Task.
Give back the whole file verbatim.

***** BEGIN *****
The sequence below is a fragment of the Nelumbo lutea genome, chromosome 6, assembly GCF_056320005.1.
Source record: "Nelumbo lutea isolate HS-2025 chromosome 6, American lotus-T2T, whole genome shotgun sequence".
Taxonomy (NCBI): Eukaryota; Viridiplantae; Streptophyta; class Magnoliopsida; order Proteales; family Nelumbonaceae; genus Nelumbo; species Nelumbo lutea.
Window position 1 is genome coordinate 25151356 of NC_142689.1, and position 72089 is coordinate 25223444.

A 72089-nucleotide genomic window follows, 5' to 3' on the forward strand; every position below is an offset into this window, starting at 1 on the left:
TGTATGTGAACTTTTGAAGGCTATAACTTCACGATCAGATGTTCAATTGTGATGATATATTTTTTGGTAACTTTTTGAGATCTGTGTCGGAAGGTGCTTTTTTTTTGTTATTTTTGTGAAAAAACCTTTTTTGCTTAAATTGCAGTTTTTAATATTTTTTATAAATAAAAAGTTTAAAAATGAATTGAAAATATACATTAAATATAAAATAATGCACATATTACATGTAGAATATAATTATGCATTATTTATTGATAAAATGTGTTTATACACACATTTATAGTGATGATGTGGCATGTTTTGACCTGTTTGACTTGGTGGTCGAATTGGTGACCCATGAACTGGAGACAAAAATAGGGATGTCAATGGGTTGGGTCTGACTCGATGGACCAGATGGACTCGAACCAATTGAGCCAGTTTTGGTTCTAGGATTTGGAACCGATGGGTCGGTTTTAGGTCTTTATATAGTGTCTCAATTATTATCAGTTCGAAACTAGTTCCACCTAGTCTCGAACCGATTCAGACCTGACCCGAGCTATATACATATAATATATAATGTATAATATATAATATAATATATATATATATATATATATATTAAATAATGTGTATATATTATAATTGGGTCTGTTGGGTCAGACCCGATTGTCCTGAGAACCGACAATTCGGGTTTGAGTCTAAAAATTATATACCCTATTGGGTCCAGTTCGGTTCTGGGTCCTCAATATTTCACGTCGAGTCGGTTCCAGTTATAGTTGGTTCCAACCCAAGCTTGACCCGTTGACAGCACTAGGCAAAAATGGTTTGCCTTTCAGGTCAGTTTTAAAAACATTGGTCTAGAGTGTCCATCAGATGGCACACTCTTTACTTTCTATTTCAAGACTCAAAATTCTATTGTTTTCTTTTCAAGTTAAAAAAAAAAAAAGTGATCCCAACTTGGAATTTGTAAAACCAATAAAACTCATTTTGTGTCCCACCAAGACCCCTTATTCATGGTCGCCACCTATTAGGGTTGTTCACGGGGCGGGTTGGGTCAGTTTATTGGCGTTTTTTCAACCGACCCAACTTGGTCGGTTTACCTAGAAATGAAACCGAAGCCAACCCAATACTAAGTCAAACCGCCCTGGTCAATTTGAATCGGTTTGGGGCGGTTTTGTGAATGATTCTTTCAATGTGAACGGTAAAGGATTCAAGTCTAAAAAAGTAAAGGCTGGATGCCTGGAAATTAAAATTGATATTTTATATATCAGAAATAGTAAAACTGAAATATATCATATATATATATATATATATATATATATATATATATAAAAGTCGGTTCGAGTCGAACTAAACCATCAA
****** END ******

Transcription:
The sequence below is a fragment of the Nelumbo lutea genome, chromosome 6, assembly GCF_056320005.1.
Source record: "Nelumbo lutea isolate HS-2025 chromosome 6, American lotus-T2T, whole genome shotgun sequence".
Taxonomy (NCBI): Eukaryota; Viridiplantae; Streptophyta; class Magnoliopsida; order Proteales; family Nelumbonaceae; genus Nelumbo; species Nelumbo lutea.
Window position 1 is genome coordinate 25151356 of NC_142689.1, and position 72089 is coordinate 25223444.

A 72089-nucleotide genomic window follows, 5' to 3' on the forward strand; every position below is an offset into this window, starting at 1 on the left:
TGTATGTGAACTTTTGAAGGCTATAACTTCACGATCAGATGTTCAATTGTGATGATATATTTTTTGGTAACTTTTTGAGATCTGTGTCGGAAGGTGCTTTTTTTTTGTTATTTTTGTGAAAAAACCTTTTTTGCTTAAATTGCAGTTTTTAATATTTTTTATAAATAAAAAGTTTAAAAATGAATTGAAAATATACATTAAATATAAAATAATGCACATATTACATGTAGAATATAATTATGCATTATTTATTGATAAAATGTGTTTATACACACATTTATAGTGATGATGTGGCATGTTTTGACCTGTTTGACTTGGTGGTCGAATTGGTGACCCATGAACTGGAGACAAAAATAGGGATGTCAATGGGTTGGGTCTGACTCGATGGACCAGATGGACTCGAACCAATTGAGCCAGTTTTGGTTCTAGGATTTGGAACCGATGGGTCGGTTTTAGGTCTTTATATAGTGTCTCAATTATTATCAGTTCGAAACTAGTTCCACCTAGTCTCGAACCGATTCAGACCTGACCCGAGCTATATACATATAATATATAATGTATAATATATAATATAATATATATATATATATATATATATTAAATAATGTGTATATATTATAATTGGGTCTGTTGGGTCAGACCCGATTGTCCTGAGAACCGACAATTCGGGTTTGAGTCTAAAAATTATATACCCTATTGGGTCCAGTTCGGTTCTGGGTCCTCAATATTTCACGTCGAGTCGGTTCCAGTTATAGTTGGTTCCAACCCAAGCTTGACCCGTTGACAGCACTAGGCAAAAATGGTTTGCCTTTCAGGTCAGTTTTAAAAACATTGGTCTAGAGTGTCCATCAGATGGCACACTCTTTACTTTCTATTTCAAGACTCAAAATTCTATTGTTTTCTTTTCAAGTTAAAAAAAAAAAAAGTGATCCCAACTTGGAATTTGTAAAACCAATAAAACTCATTTTGTGTCCCACCAAGACCCCTTATTCATGGTCGCCACCTATTAGGGTTGTTCACGGGGCGGGTTGGGTCAGTTTATTGGCGTTTTTTCAACCGACCCAACTTGGTCGGTTTACCTAGAAATGAAACCGAAGCCAACCCAATACTAAGTCAAACCGCCCTGGTCAATTTGAATCGGTTTGGGGCGGTTTTGTGAATGATTCTTTCAATGTGAACGGTAAAGGATTCAAGTCTAAAAAAGTAAAGGCTGGATGCCTGGAAATTAAAATTGATATTTTATATATCAGAAATAGTAAAACTGAAATATATCATATATATATATATATATATATATATATATATATATAAAAGTCGGTTCGAGTCGAACTAAACCATCAA